(reprint from my weekly newsletter, Authentic Success)
Success today requires the agility and drive to constantly rethink, reinvigorate, react and reinvent.” –Bill Gates
2020 is the year for individuals and organizations to become more flexible, agile and adaptive. These same qualities are the #1 priority CEOs look for when evaluating new team members, according to the 2018 IBM Institute for Business Value Global Survey.
It’s been a tumultuous year. The health and economic impact of the virus, coupled with the spotlight on brutality and law enforcement has turned our world upside-down. At the same time, the pandemic lockdown created a pause button that we may not have wanted but in the end, sorely needed. We’ve had a chance to reflect on what matters most in the busy stream of our daily lives.
In this era of disruption and unknowns, we could use a new kind of leadership. Whether it is how we lead others or how we lead ourselves, we need to lead the way forward from a stable core. Authenticity is the courageous choice to trust and live by your core values while being humbly aware of your weaknesses. With awareness of your flaws, you can outsmart them and the potential setbacks they can cause. With a focus on expressing your core values in your choices and behaviors, you have a roadmap forward that is truest for you. With authenticity as your stability, you are free to respond to changing conditions in a more flexible, agile and adaptable way.
Authenticity is like being a Google Doodle. Have you ever seen these inspiring and sometimes surprising changes made to the Google logo to celebrate holidays, anniversaries and the lives of famous artists, pioneers and scientists? Google has over 3.5 billion searches a day. Google knows its value. Although there have been almost 4000 Google Doodles created for Google homepages worldwide, the core truth of Google remains. It is an incredibly powerful search engine. That fact doesn’t change, no matter how many Google Doodles or logo variations there are. Google can maintain a stable identity while being responsive to the needs of its customers and followers.
Most people say they want authenticity but tend to seek out cookie-cutter solutions to business problems and individual issues. If you are going to be genuinely present with the challenges of this moment, of this day and of current conditions, then you must forget a blueprint. There are none. Being adaptive means being ready to move as quickly and as eloquently as you can. As legendary UCLA Bruins coach John Wooden said, “Be quick, but don’t hurry.”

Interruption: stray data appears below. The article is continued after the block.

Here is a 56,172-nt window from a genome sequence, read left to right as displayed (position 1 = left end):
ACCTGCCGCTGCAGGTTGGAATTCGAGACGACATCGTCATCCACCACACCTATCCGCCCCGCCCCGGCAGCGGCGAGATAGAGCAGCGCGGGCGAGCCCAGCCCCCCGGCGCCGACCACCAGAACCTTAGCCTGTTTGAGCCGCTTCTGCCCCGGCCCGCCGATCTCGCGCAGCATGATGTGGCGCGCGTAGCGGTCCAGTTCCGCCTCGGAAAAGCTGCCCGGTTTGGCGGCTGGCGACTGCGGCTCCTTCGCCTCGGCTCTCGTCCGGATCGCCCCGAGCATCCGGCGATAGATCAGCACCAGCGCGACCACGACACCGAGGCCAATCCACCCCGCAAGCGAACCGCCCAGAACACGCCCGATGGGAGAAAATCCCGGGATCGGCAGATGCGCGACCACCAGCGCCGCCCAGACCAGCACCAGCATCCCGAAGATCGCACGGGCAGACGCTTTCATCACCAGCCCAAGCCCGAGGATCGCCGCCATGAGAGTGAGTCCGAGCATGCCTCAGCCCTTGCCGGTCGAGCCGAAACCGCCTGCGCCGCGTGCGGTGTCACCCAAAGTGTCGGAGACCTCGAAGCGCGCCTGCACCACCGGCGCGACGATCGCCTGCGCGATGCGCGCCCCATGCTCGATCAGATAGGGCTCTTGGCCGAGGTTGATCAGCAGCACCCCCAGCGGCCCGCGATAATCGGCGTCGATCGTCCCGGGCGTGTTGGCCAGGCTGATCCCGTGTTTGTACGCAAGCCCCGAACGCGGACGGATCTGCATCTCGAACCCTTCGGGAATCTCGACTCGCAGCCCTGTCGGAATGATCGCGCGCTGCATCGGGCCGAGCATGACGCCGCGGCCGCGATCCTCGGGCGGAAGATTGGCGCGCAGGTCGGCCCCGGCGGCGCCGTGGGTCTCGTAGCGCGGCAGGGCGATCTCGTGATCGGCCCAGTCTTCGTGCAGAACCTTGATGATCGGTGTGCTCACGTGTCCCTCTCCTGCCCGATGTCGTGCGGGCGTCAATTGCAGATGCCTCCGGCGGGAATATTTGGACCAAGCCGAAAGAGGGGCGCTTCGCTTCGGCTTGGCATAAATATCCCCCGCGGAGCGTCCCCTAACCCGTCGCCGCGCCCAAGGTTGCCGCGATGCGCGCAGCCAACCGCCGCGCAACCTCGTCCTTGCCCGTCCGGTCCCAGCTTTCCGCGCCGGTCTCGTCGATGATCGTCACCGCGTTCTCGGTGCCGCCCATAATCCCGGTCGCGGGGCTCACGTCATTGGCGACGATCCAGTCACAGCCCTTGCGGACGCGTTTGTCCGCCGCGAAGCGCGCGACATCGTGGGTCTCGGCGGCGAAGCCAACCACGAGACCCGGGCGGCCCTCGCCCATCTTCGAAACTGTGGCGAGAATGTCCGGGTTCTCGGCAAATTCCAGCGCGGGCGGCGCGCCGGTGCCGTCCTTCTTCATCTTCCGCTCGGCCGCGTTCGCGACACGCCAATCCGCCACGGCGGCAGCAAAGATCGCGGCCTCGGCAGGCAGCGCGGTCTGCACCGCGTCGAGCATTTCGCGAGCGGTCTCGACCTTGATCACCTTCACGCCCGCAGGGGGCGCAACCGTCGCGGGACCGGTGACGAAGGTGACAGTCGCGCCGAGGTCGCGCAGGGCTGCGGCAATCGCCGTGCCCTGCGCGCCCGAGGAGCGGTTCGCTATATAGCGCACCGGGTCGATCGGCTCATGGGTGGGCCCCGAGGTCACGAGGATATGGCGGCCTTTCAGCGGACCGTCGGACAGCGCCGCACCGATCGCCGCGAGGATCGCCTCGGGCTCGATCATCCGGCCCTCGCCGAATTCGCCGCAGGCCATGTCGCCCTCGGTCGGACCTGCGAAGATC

There are examples of agility and adaptability all around you. Business services are moving online. People are turning to social media for networking. Restaurants are shifting to take out. Uber is delivering more pizza than people with Uber Eats. Companies are strategizing what it will take to get customers out of their homes to engage once again. As a society, we are rethinking how we treat each other. We are realizing we must balance intellectual understanding with the heightened emotions of volatile issues.
You can bend as needed without giving up your authenticity. The more flexible you are, the more strength you have. If Google can Doodle without losing its core identity and values, then so can you. Authenticity is knowing who you are and how you add value to others, which allows you to see who others are and how they add value to you. Authenticity is more than being real; it’s also about relating in a way that’s relevant and purposeful.
Embrace.2020 as the year to rethink, reinvigorate, react and reinvent everything. Own your success by being authentic enough to be flexible, adaptable and agile with whatever lands on your desk or your doorstep.
Enhance your effectiveness and engagement while helping others do the same. Reset your authenticity in the following ways:
- Practice saying, “tell me more,” when you feel defensive in a conversation. Defensiveness is a sign of fragility. You are not fragile. You can handle whatever it is that you think you can’t.
- When others speak, ask them to define what they mean. People often parrot what they have heard without explicit knowledge of the issues. Create awareness, clarity and understanding for you and them. All three must be present for effective communication.
- Expect and accept mistakes on all sides as part of the learning and maturing process of life and career. Mistakes are a mis-take on what you wanted. Think of yourself as the director of a movie. If Take 1 of a scene didn’t work out, then be willing to shoot Take 2, 3 and 4 to get it right.
- Commit to action even when you are unsure of the outcome. If we’ve learned anything from these unbridled times, it’s that there is no certainty. So why wait to act?
Thanks for reading. Until next week,
Jo-Aynne von Born, Certified Professional Coach
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